Big Rudin: Chapter 4, Exercise 14

A week or so ago, a commenter requested that solutions to exercises 14 and 15 of Walter Rudin’s Real and Complex Analysis. The commenter failed to specify which chapter; but the comment was to a post for an exercise in chapter 4 of Baby Rudin, so I am guessing it’s chapter 4. It’s been an exhausting week at work, so I only have a solution to exercise 14. I’ll probably have exercise 14 ready later this weekend.

Underlying both exercises is the subject of orthogonal polynomials, which I encourage the reader to explore after solving the exercises; however, I will not discuss it here. We will make do with basic Hilbert space results and integral calculus.

The first result we need is on the orthogonal projection of an element x onto a closed, convex set E of a Hilbert space. Specifically, there is a unique element s of E which minimizes the distance between x and E. If E is a subspace, then s also satisfies x-s\perp M. Moreover, this element s can be computed using generalized Fourier series.

Lemma 1. Let H be a Hilbert space, and let \left\{e_{\alpha}:\alpha\in A\right\} be an orthonormal set, possibly uncountable, in H. Let F be a finite subset of A, and define a subspace M:=\text{span}\left\{e_{\alpha}:\alpha\in F\right\}. Then

\displaystyle\left\|x-s_{F}\right\|\leq\left\|x-s\right\|,\indent\forall s\in M


\displaystyle s_{F}:=\sum_{\alpha\in F}\langle{x,e_{\alpha}}\rangle e_{\alpha}

Equality holds if and only if s=s_{F}.

We can drop the finiteness condition imposed on F with a bit more work, but we will not need the full result for our purposes. I leave generalizing Lemma 1 as an exercise to the reader.

Proof. Since F is finite, we can enumerate the set \left\{e_{\alpha}:\alpha\in F\right\} by \left\{e_{i}:1\leq i\leq n\right\}, for some positive integer n. Observe that, for 1\leq j\leq n,

\begin{array}{lcl}\displaystyle\left\langle{x-s_{F},e_{j}}\right\rangle&=&\displaystyle\langle{x,e_{j}}\rangle-\langle{s_{F},e_{j}}\rangle\\[2 em]\displaystyle&=&\langle{x,e_{j}}\rangle-\sum_{i=1}^{n}\langle{x,e_{i}}\rangle\langle{e_{i},e_{j}}\rangle\\[2 em]\displaystyle&=&\langle{x,e_{j}}\rangle-\langle{x,e_{j}}\rangle\\[2 em]\displaystyle&=&0\end{array}

It follows from the sesquilinearity of the inner product that x-s_{F}\perp M. Since s_{F}-s\in M, it follows from the Pythagorean theorem that


It is evident that the inequality is strict unless s=s_{F}. \Box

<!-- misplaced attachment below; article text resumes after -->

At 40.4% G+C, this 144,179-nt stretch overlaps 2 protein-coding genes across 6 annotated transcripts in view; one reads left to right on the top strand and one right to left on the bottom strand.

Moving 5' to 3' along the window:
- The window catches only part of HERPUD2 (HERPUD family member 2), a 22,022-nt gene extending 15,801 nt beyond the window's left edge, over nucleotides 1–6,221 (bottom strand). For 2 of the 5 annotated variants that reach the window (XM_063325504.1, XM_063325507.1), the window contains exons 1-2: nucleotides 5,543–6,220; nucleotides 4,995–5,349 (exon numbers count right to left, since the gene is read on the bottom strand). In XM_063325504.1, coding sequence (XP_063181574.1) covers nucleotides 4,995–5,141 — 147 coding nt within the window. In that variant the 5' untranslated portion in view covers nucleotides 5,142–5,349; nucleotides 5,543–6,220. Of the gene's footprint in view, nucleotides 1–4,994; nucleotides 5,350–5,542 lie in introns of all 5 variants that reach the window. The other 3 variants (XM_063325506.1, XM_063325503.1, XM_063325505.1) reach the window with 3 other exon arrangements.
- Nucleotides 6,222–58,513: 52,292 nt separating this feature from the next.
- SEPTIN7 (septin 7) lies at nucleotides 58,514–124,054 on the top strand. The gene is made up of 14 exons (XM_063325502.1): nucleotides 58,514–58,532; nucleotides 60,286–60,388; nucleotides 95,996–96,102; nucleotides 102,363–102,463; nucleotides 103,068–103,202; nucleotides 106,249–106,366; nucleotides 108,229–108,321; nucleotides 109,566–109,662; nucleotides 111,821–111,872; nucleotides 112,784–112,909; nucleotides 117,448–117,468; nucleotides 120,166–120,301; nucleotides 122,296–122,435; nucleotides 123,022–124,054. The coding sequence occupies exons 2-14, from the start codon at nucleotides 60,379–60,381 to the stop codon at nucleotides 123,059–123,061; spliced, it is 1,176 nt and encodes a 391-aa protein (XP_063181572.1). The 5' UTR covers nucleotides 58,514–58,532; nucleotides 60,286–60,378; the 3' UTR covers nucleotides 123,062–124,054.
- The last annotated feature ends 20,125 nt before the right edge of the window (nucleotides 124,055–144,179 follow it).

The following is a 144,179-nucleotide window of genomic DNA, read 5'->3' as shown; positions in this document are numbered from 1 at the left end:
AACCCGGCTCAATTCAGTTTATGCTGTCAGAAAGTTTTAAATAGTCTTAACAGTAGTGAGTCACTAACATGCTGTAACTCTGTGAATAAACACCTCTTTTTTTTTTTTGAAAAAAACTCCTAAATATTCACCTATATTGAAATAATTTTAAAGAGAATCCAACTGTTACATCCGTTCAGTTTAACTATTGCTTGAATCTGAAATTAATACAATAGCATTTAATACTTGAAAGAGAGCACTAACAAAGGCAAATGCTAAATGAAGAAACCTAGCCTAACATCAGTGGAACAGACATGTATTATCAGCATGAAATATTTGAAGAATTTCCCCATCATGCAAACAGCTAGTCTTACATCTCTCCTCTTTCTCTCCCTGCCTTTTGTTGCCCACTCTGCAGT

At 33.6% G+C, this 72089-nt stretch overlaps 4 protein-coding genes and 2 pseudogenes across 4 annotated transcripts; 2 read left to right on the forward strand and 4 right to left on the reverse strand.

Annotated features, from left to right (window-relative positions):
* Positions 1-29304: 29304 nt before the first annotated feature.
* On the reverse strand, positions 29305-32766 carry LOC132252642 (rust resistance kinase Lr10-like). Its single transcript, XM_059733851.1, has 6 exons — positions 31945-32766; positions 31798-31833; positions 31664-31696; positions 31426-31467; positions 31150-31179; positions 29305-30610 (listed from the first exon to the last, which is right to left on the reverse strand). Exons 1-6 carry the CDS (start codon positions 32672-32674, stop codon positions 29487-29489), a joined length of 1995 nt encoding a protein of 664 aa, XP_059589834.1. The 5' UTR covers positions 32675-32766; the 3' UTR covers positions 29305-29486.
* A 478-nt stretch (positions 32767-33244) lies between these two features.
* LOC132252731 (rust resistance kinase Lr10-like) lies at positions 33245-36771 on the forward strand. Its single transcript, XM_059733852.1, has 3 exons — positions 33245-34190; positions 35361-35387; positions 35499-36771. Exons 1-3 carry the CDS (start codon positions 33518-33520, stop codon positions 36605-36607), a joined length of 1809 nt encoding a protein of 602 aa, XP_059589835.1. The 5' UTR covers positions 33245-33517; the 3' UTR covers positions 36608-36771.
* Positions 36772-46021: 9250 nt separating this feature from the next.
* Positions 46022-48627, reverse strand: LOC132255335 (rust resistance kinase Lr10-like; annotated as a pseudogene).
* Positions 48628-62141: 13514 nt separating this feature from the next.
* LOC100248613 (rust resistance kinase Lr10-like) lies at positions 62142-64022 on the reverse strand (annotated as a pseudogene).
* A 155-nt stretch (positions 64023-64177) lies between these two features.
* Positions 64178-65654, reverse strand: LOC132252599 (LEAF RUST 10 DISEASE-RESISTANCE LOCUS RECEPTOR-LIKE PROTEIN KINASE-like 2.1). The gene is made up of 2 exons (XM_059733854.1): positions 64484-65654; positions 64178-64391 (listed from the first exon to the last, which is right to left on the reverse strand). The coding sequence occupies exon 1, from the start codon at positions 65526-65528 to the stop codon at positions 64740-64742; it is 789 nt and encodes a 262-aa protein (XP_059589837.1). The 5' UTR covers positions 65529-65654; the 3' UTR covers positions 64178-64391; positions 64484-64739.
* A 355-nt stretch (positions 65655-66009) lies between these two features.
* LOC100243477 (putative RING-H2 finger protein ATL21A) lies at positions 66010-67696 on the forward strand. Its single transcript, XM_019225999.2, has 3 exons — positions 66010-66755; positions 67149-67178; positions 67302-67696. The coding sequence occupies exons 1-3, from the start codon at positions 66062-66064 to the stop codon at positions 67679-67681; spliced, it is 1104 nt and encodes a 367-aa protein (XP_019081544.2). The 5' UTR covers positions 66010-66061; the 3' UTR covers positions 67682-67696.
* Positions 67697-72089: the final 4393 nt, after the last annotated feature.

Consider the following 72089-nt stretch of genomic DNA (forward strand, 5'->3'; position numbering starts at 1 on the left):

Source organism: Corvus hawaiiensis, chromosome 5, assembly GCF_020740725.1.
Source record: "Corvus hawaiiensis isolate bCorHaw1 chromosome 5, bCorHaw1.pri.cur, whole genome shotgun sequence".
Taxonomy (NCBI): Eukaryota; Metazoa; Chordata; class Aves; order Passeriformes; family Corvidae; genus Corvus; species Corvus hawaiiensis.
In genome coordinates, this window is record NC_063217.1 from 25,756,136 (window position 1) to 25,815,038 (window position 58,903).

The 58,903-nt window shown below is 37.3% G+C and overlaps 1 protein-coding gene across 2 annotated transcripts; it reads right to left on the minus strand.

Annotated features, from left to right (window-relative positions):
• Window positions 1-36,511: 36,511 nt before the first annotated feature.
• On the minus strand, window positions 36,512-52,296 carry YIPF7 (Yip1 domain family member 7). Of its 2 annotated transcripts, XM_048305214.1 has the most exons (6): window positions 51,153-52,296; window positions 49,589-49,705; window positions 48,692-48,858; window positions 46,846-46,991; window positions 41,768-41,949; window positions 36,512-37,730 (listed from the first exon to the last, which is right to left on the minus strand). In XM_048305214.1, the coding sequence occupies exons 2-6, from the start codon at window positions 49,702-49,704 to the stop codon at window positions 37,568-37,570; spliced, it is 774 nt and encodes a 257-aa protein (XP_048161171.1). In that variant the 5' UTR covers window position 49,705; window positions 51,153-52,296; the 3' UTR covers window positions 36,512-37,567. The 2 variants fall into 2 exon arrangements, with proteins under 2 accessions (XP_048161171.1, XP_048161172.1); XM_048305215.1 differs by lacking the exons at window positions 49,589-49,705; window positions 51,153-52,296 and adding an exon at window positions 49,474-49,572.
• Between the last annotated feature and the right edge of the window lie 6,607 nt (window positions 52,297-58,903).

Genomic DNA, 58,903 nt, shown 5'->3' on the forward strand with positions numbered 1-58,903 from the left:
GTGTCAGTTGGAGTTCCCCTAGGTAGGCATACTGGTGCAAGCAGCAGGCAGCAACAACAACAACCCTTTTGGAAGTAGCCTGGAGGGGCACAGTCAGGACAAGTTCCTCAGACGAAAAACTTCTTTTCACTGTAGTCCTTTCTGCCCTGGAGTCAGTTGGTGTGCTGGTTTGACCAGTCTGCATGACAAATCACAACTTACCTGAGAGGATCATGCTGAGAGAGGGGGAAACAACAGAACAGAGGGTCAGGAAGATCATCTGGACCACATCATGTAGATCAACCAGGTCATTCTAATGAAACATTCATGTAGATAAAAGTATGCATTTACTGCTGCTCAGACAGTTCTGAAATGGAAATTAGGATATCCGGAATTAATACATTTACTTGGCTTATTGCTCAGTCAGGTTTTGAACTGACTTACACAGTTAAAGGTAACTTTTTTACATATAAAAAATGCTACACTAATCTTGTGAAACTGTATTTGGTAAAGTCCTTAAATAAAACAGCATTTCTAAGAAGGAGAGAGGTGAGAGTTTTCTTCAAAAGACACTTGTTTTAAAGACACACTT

Note that in the preceding lemma, s_{F} is the unique solution to \min_{s\in M}\left\|x-s\right\|^{2}. But we can say more: s_{F} is the unique element s\in M with the property that x-s\perp M. To see this, observe that any such element s, by the Pythaogorean theorem, satisfies


From our earlier work, we conclude that s=s_{F}.

Consider the space M of real polynomials with degree at most 2. Define polynomials p_{0}, p_{1}, and p_{2} by

\displaystyle p_{0}(x):=1,\indent p_{1}(x):=x,\indent p_{2}(x):=x^{2}

for all x\in[-1,1]. We use the Gram-Schmidt algorithm to construct an orthonormal basis \left\{e_{0},e_{1},e_{2}\right\} out of the basis \left\{p_{0},p_{1},p_{2}\right\} for the space M. We normalize p_{0} to obtain e_{0}:=\frac{p_{0}}{\left\|p_{0}\right\|}=\frac{1}{\sqrt{2}}. Then

\displaystyle e_{1}:=\dfrac{p_{1}-\langle{p_{1},e_{0}}\rangle e_{0}}{\left\|p_{1}-\langle{p_{1},e_{0}}\rangle e_{0}\right\|}=\sqrt{\frac{3}{2}}x


\begin{array}{lcl}\displaystyle e_{2}:=\dfrac{p_{2}-\langle{p_{2},e_{1}}\rangle e_{1}-\langle{p_{2},e_{0}}\rangle e_{0}}{\left\|p_{2}-\langle{p_{2},e_{1}}\rangle e_{1}-\langle{p_{2},e_{0}}\rangle e_{0}\right\|}&=&\displaystyle\dfrac{p_{2}-\langle{p_{2},e_{0}}\rangle e_{0}}{\left\|p_{2}-\langle{p_{2},e_{0}}\rangle e_{0}\right\|}\\[2 em]\displaystyle&=&\dfrac{x^{2}-\frac{1}{2}\int_{-1}^{1}x^{2}dx}{\left\|p_{2}-\langle{p_{2},e_{0}}\rangle e_{0}\right\|}\\[2 em]\displaystyle&=&\dfrac{x^{2}-\frac{1}{3}}{\left(\int_{-1}^{1}(x^{2}-\frac{1}{3})^{2}dx\right)^{\frac{1}{2}}}\\[2 em]&=&\displaystyle\dfrac{x^{2}-\frac{1}{3}}{\left([\frac{1}{5}x^{5}-\frac{2}{9}x^{3}+\frac{1}{9}x]_{-1}^{1}\right)^{\frac{1}{2}}}\\[2 em]\displaystyle&=&\dfrac{x^{2}-\frac{1}{3}}{\sqrt{\frac{2}{5}-\frac{2}{9}}}\\[2 em]&=&\displaystyle\dfrac{3\sqrt{5}}{2\sqrt{2}}\left(x^{2}-\dfrac{1}{3}\right)\end{array}

It’s worth mentioning that what we just did is essentially a truncated construction of the Legendre polynomials, one of the classical orthogonal polynomials. I use the word essentially because the Legendre polynomials P_{n} are orthogonal, not orthonormal. Instead of normalizing in the Gram-Schmidt algorithm, they are standardized so that P_{n}(1)=1. Read about them!

Taking the orthogonal projection of x^{3} onto the space M, we see that the solution is

\begin{array}{lcl}\displaystyle\min_{a,b,c}\int_{-1}^{1}\left|x^{3}-a-bx-cx^{2}\right|^{2}dx&=&\displaystyle\langle{x^{3},e_{2}}\rangle e_{2}+\langle{x^{3},e_{1}}\rangle e_{1}+\langle{x^{3},e_{0}}\rangle e_{0}\\[2 em]\displaystyle&=&\left(\sqrt{\dfrac{3}{2}}\int_{-1}^{1}x^{4}dx\right)\sqrt{\dfrac{3}{2}}x\\[2 em]&=&\displaystyle\left(\dfrac{3}{2}\right)\left(\dfrac{2}{5}\right)x\\[2 em]&=&\displaystyle\dfrac{3}{5}x\end{array}

The second part of exercise 13 hints at the use of duality, the connection between a Hilbert space and its space of bounded linear functionals (dual space), in solving optimization problems. Needless to say, duality is a major theme in mathematics.

Let g\in L^{2}[-1,1] be a function that satisfies the constraints in the statement of the problem. Let s denote the orthogonal projection of the polynomial x^{3} onto the subspace M of polynomials of degree at most 2. Since g\perp M, we see that


From the Cauchy-Schwarz inequality, we obtain the upper bound


But the upper bound is attained when g=\frac{x^{3}-s}{\left\|x^{3}-s\right\|}, which satisfies the constraints.

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